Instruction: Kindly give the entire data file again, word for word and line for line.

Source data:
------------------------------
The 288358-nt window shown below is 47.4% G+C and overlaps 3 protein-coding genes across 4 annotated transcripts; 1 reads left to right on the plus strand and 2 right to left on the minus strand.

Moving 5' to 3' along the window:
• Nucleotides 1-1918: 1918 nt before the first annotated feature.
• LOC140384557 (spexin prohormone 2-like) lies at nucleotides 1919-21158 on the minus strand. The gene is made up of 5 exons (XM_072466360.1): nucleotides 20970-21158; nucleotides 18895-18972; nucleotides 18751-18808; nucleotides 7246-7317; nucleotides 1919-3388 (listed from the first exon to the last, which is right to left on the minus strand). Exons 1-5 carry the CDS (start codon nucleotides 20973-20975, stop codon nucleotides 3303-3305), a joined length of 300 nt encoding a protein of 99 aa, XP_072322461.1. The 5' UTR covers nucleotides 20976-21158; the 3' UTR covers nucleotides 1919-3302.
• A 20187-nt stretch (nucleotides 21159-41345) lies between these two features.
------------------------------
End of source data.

The 288358-nt window shown below is 47.4% G+C and overlaps 3 protein-coding genes across 4 annotated transcripts; 1 reads left to right on the plus strand and 2 right to left on the minus strand.

Moving 5' to 3' along the window:
• Nucleotides 1-1918: 1918 nt before the first annotated feature.
• LOC140384557 (spexin prohormone 2-like) lies at nucleotides 1919-21158 on the minus strand. The gene is made up of 5 exons (XM_072466360.1): nucleotides 20970-21158; nucleotides 18895-18972; nucleotides 18751-18808; nucleotides 7246-7317; nucleotides 1919-3388 (listed from the first exon to the last, which is right to left on the minus strand). Exons 1-5 carry the CDS (start codon nucleotides 20973-20975, stop codon nucleotides 3303-3305), a joined length of 300 nt encoding a protein of 99 aa, XP_072322461.1. The 5' UTR covers nucleotides 20976-21158; the 3' UTR covers nucleotides 1919-3302.
• A 20187-nt stretch (nucleotides 21159-41345) lies between these two features.